Predictions from the Real World

December 31, 2015

Charlie Hoult, Chairman, Dynamo North East IT network

There was some great data about the growth of the tech economy in UK from the economist Douglas McWilliams in his book The Flat White Economy last year. I would recommend anyone in the sector to consult it as it points to our future, from evidence of the present: the UK has the highest uptake of e-commerce of any economy; tech will account for half the private sector by 2020 as the knowledge economy grows; immigration will feed to try to cure the skills shortage…

From where I am sitting, in Newcastle, we have established the ICT sector as the region’s hidden hotspot and it is already the largest in terms of economic impact – with 35,000 workers and over 2,000 vacancies. So, it’s safe to say that the North East has an uncharacteristic problem of too many jobs in this sector.

I am sure we are not alone as a region – and skills will be a sore point everywhere. The sector will only grow faster as the Internet of Things, Smart Cities and the App economy continue to thrive. There is an age-related problem too – with a large cohort of ‘big tech’ employees now facing retirement, but with their systems needing legacy transformation.

But there’s a great ‘rabbit away’ up north. I predict more hot air on the Northern Powerhouse initiative trumpeted by George Osborne and Manchester. It has great resonance across the Northern cities and is definitely something worth ‘storming, forming, norming’ – but we are in the honeymoon phase even before the storm. The storms will whirl in 2016 as we move towards Metro-area devolution around Newcastle.

What will that mean for the region and the economy? And how will that feed the tech sector? Clearly there is scope for the public sector tech to look at more efficient routes to services – and this will provide lawyers with plenty to consider in governance, project partnership and outsourcing. There needs to be innovation, risk and investment in government at every level – which lawyers will love as this means meaty change and potential pitfalls.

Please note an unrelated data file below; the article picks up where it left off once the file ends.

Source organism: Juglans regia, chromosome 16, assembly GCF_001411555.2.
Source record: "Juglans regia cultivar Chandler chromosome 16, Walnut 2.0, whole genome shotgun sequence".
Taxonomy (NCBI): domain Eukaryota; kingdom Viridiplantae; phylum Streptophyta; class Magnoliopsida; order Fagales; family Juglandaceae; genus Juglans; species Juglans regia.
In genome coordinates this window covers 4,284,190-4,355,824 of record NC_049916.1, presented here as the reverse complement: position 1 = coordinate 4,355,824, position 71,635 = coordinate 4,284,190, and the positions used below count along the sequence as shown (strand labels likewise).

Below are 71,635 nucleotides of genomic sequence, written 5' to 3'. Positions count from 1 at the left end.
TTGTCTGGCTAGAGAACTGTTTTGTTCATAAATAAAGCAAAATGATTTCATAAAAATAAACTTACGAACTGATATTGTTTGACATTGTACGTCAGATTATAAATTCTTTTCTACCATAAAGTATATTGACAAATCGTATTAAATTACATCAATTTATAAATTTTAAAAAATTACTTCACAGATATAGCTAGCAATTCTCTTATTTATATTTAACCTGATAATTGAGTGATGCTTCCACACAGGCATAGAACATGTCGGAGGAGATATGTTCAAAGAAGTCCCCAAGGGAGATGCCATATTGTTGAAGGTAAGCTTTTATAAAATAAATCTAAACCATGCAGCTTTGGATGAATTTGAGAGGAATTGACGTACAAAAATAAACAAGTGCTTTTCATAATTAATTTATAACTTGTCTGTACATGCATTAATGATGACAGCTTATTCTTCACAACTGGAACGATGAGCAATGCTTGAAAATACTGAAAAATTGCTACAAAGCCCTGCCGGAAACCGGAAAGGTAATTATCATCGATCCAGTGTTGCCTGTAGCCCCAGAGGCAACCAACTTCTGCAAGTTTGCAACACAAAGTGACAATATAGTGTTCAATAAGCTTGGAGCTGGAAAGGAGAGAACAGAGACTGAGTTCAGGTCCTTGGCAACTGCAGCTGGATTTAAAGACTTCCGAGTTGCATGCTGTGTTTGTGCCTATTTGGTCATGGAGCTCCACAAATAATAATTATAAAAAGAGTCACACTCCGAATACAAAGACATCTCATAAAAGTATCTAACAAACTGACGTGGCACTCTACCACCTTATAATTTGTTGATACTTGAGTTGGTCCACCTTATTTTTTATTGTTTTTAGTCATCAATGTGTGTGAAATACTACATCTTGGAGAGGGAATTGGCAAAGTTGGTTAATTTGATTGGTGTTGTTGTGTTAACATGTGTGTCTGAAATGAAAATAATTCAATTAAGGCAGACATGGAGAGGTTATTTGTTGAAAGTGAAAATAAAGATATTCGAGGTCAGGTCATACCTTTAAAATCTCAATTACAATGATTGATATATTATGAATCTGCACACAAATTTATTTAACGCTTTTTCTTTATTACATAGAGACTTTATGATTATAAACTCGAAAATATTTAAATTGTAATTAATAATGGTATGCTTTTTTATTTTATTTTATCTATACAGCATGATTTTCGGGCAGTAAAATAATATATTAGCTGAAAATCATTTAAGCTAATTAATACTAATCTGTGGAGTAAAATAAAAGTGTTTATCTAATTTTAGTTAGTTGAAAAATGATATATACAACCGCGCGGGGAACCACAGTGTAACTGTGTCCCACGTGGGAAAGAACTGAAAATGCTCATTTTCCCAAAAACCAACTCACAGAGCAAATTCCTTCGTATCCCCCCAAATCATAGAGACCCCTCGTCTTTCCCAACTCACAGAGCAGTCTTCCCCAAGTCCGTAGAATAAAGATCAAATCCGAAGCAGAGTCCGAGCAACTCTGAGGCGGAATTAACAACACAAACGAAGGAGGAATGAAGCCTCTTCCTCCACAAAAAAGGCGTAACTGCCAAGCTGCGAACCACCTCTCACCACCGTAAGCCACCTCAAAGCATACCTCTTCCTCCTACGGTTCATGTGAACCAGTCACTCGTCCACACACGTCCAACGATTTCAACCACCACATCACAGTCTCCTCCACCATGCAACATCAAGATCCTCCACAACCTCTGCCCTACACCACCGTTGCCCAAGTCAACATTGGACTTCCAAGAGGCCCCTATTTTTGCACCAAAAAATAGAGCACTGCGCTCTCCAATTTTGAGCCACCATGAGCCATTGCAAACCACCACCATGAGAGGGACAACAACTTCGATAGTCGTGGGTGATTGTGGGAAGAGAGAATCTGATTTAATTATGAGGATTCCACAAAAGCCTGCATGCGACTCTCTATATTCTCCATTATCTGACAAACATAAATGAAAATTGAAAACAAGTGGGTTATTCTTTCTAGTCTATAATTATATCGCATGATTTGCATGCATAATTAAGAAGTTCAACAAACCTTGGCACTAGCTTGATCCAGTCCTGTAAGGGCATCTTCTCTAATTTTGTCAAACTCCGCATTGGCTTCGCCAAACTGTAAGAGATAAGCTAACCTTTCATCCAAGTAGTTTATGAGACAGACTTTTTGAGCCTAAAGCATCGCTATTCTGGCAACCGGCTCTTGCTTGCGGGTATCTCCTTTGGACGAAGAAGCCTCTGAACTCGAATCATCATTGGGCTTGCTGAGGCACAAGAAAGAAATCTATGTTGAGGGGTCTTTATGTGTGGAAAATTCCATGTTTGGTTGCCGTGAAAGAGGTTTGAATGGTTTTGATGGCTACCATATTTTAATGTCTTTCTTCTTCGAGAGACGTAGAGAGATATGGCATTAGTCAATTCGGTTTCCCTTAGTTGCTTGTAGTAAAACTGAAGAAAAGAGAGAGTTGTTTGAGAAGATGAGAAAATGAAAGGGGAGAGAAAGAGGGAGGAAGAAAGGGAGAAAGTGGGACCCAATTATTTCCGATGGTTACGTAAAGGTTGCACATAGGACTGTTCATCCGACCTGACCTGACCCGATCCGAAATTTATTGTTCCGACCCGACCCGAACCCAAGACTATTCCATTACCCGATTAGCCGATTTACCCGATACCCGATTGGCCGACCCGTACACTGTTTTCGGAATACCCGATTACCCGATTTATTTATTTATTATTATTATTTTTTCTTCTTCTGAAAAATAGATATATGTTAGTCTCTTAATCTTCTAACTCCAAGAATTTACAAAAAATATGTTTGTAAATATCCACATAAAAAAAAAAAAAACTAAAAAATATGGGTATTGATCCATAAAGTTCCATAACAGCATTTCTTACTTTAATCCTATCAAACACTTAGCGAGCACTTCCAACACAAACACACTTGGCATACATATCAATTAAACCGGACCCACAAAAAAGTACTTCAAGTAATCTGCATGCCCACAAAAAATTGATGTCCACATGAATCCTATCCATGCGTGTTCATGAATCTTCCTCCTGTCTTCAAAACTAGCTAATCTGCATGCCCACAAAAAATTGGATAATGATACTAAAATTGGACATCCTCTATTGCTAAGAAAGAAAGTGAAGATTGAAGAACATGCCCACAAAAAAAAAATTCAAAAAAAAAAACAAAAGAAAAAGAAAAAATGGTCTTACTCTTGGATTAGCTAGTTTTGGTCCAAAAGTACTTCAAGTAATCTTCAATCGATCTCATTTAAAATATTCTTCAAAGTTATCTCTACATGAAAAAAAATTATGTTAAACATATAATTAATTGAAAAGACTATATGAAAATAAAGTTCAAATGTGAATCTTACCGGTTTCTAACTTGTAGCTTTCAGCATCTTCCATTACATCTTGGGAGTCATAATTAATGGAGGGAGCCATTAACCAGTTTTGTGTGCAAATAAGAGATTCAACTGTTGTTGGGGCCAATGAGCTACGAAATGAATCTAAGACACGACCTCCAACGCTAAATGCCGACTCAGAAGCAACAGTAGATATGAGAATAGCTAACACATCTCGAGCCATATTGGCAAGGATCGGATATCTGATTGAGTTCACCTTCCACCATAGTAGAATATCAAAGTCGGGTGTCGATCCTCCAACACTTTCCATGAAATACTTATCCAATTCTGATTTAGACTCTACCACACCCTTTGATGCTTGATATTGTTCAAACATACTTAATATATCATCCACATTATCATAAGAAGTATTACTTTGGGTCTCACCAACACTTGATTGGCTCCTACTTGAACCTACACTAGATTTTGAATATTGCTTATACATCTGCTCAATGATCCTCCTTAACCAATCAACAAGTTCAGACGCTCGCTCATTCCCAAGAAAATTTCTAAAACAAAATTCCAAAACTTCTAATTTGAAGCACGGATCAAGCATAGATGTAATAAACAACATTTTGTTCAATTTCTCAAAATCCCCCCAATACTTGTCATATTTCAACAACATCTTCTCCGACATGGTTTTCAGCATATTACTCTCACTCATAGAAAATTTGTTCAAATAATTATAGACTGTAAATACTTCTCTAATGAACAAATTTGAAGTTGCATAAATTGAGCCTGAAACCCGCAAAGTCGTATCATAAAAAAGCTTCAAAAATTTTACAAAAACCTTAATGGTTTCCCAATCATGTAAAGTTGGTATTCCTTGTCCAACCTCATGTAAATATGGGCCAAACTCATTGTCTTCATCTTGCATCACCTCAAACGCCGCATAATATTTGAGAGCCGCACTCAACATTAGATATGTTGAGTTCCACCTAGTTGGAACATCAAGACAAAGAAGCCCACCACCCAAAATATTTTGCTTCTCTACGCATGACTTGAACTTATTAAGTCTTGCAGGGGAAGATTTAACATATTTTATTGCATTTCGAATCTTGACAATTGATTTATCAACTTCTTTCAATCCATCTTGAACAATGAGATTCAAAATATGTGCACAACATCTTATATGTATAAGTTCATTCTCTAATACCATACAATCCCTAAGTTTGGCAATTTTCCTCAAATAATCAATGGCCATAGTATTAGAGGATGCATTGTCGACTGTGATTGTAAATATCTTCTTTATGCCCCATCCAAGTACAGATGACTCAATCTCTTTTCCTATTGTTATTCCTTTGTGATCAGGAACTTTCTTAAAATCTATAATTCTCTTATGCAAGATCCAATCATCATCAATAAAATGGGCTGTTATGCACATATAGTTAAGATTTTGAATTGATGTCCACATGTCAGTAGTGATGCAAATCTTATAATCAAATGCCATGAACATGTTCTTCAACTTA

Rev. Adrian Kennard, MD of UK-based ISP Andrews & Arnold Ltd – Twitter: @The RealRevK

One of the biggest new pieces of legislation in 2016 will be the Investigatory Powers Act – due to be presented in March and in force for some parts by end of 2016 before DRIPA expires.

My prediction is that there will not be huge changes from the current draft bill, sadly.

As MD of a small ISP, we are very concerned over the data retention provisions – whilst the Home Office say that they do not expect them to target small ISPs, once it is law they could change their mind. They do not even guarantee cost recovery in the draft bill.

I do predict that the ‘Internet Connection Records’ they want will not be very useful, just as was found in Denmark, and they are easily bypassed by the dumbest of criminals using Tor or VPNs outside the UK. They are also likely to be less and less complete as 4G mobile operators stop using web proxies and IPv6 kills the need for Carrier Grade NAT in networks – the main sources of this new ‘web log’ type data retention.

I think everyone has concerns over the GCHQ powers being legalised rather than quashed. I’d love to see some of these measures reduced before it becomes law as a result of pressure from privacy groups or even European court decisions in related areas.